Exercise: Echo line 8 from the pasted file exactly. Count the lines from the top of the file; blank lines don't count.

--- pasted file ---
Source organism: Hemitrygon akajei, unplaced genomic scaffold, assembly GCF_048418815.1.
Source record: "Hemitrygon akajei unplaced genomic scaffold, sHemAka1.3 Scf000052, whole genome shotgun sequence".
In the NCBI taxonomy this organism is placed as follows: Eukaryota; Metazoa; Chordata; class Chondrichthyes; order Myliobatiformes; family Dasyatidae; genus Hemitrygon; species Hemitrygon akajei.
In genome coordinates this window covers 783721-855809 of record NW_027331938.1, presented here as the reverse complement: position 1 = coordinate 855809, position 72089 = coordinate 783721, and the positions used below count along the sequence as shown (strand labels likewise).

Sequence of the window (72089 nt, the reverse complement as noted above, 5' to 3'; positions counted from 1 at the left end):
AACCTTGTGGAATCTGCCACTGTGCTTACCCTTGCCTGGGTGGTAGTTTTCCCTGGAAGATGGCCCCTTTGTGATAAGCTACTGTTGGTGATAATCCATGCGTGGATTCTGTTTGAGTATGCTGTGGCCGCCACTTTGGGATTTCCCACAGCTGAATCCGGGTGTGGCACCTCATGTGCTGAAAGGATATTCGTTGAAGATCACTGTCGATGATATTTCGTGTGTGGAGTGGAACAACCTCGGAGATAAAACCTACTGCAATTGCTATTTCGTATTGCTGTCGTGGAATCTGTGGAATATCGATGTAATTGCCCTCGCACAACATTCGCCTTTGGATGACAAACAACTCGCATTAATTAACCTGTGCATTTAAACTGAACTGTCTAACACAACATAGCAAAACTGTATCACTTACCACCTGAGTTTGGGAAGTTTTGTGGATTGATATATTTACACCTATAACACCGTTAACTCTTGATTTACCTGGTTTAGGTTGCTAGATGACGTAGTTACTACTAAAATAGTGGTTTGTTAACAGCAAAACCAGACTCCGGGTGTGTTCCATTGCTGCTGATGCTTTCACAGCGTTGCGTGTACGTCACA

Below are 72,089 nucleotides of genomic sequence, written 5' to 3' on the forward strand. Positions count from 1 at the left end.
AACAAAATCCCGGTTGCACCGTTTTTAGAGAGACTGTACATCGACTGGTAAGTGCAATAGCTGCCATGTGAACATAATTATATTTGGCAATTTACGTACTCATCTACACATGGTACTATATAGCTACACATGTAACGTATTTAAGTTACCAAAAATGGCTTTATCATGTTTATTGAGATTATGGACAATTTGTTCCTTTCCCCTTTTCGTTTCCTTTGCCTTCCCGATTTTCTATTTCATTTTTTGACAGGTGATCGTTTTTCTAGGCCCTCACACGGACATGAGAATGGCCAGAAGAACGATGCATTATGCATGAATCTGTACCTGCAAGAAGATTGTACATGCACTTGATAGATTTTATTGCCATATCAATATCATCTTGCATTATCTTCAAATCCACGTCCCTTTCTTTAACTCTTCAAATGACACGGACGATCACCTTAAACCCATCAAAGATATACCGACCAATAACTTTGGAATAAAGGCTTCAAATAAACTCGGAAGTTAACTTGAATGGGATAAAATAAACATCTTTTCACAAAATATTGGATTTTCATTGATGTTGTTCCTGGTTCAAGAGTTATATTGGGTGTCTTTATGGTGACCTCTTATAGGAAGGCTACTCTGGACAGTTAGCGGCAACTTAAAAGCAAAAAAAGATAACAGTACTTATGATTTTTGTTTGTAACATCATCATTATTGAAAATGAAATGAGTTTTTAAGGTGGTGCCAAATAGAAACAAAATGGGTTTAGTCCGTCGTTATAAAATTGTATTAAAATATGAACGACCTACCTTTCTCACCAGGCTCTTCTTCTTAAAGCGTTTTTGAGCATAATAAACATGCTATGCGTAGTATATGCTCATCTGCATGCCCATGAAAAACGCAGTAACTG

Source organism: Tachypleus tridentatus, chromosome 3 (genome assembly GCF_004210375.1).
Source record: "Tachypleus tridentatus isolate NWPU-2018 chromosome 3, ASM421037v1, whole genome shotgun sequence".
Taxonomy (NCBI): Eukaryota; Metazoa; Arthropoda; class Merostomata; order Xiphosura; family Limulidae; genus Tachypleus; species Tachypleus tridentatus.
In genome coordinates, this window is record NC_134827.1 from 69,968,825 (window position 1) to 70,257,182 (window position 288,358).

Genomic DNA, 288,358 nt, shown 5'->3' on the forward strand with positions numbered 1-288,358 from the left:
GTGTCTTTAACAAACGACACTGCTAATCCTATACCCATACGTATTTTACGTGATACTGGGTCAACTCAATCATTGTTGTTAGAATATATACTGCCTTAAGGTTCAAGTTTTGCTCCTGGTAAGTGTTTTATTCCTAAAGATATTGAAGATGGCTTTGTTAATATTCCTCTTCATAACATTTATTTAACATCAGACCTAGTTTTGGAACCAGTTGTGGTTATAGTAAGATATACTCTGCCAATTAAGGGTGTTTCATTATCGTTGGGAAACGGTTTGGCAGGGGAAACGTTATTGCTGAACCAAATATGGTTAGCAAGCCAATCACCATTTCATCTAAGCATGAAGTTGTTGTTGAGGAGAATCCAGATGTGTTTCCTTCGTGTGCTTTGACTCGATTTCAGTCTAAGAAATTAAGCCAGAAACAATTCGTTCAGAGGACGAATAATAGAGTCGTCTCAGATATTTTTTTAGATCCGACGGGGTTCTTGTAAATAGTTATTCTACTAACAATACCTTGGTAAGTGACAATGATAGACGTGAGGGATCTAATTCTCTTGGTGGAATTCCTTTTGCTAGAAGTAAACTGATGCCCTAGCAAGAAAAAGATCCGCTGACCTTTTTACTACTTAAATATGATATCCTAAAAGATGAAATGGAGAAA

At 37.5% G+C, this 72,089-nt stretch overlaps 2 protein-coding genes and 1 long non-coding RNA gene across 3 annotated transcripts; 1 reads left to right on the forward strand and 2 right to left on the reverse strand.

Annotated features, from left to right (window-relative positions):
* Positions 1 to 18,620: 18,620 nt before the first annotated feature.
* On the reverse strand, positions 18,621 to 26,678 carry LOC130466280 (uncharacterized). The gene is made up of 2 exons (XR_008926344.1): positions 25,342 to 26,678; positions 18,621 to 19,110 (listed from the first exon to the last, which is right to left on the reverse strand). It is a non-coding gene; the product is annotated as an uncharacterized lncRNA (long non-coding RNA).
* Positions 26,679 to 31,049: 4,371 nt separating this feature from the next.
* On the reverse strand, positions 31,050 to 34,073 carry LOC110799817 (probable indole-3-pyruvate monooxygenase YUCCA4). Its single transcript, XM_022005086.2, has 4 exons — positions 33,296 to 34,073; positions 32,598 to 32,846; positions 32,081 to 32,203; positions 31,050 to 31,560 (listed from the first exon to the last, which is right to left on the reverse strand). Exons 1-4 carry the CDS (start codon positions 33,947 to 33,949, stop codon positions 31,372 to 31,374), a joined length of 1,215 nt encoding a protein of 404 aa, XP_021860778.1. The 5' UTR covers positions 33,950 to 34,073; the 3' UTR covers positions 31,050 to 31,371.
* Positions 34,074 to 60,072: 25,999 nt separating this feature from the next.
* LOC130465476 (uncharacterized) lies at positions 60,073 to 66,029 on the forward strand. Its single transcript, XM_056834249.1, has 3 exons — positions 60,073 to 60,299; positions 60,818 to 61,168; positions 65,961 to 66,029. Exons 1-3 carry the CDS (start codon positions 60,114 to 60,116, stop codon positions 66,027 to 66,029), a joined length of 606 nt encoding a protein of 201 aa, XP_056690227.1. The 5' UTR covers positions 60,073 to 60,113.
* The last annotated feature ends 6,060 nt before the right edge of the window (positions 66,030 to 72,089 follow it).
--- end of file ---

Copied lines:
AACAAAATCCCGGTTGCACCGTTTTTAGAGAGACTGTACATCGACTGGTAAGTGCAATAGCTGCCATGTGAACATAATTATATTTGGCAATTTACGTACTCATCTACACATGGTACTATATAGCTACACATGTAACGTATTTAAGTTACCAAAAATGGCTTTATCATGTTTATTGAGATTATGGACAATTTGTTCCTTTCCCCTTTTCGTTTCCTTTGCCTTCCCGATTTTCTATTTCATTTTTTGACAGGTGATCGTTTTTCTAGGCCCTCACACGGACATGAGAATGGCCAGAAGAACGATGCATTATGCATGAATCTGTACCTGCAAGAAGATTGTACATGCACTTGATAGATTTTATTGCCATATCAATATCATCTTGCATTATCTTCAAATCCACGTCCCTTTCTTTAACTCTTCAAATGACACGGACGATCACCTTAAACCCATCAAAGATATACCGACCAATAACTTTGGAATAAAGGCTTCAAATAAACTCGGAAGTTAACTTGAATGGGATAAAATAAACATCTTTTCACAAAATATTGGATTTTCATTGATGTTGTTCCTGGTTCAAGAGTTATATTGGGTGTCTTTATGGTGACCTCTTATAGGAAGGCTACTCTGGACAGTTAGCGGCAACTTAAAAGCAAAAAAAGATAACAGTACTTATGATTTTTGTTTGTAACATCATCATTATTGAAAATGAAATGAGTTTTTAAGGTGGTGCCAAATAGAAACAAAATGGGTTTAGTCCGTCGTTATAAAATTGTATTAAAATATGAACGACCTACCTTTCTCACCAGGCTCTTCTTCTTAAAGCGTTTTTGAGCATAATAAACATGCTATGCGTAGTATATGCTCATCTGCATGCCCATGAAAAACGCAGTAACTG